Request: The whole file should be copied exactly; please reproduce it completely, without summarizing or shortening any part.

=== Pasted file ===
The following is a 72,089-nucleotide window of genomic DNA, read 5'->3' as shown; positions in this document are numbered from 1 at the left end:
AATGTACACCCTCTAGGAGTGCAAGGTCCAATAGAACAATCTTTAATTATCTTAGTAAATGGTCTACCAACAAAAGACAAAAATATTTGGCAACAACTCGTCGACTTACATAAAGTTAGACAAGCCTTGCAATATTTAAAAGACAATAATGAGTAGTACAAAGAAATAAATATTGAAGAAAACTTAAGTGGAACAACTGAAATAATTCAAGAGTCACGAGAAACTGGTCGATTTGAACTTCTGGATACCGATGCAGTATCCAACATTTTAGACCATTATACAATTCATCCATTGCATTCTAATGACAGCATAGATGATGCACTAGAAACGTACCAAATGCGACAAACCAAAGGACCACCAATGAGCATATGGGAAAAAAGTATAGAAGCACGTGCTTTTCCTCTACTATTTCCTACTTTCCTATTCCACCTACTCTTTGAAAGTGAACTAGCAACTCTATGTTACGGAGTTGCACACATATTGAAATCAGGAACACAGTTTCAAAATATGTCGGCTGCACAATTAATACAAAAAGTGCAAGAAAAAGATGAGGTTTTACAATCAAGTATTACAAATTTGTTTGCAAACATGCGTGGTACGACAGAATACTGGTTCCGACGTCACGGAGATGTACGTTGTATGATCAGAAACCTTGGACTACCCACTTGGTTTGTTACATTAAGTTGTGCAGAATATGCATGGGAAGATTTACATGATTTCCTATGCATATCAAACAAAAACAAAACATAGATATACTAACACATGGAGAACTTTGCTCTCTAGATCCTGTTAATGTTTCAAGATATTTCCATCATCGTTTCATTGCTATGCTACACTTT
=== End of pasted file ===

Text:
The following is a 72,089-nucleotide window of genomic DNA, read 5'->3' as shown; positions in this document are numbered from 1 at the left end:
AATGTACACCCTCTAGGAGTGCAAGGTCCAATAGAACAATCTTTAATTATCTTAGTAAATGGTCTACCAACAAAAGACAAAAATATTTGGCAACAACTCGTCGACTTACATAAAGTTAGACAAGCCTTGCAATATTTAAAAGACAATAATGAGTAGTACAAAGAAATAAATATTGAAGAAAACTTAAGTGGAACAACTGAAATAATTCAAGAGTCACGAGAAACTGGTCGATTTGAACTTCTGGATACCGATGCAGTATCCAACATTTTAGACCATTATACAATTCATCCATTGCATTCTAATGACAGCATAGATGATGCACTAGAAACGTACCAAATGCGACAAACCAAAGGACCACCAATGAGCATATGGGAAAAAAGTATAGAAGCACGTGCTTTTCCTCTACTATTTCCTACTTTCCTATTCCACCTACTCTTTGAAAGTGAACTAGCAACTCTATGTTACGGAGTTGCACACATATTGAAATCAGGAACACAGTTTCAAAATATGTCGGCTGCACAATTAATACAAAAAGTGCAAGAAAAAGATGAGGTTTTACAATCAAGTATTACAAATTTGTTTGCAAACATGCGTGGTACGACAGAATACTGGTTCCGACGTCACGGAGATGTACGTTGTATGATCAGAAACCTTGGACTACCCACTTGGTTTGTTACATTAAGTTGTGCAGAATATGCATGGGAAGATTTACATGATTTCCTATGCATATCAAACAAAAACAAAACATAGATATACTAACACATGGAGAACTTTGCTCTCTAGATCCTGTTAATGTTTCAAGATATTTCCATCATCGTTTCATTGCTATGCTACACTTT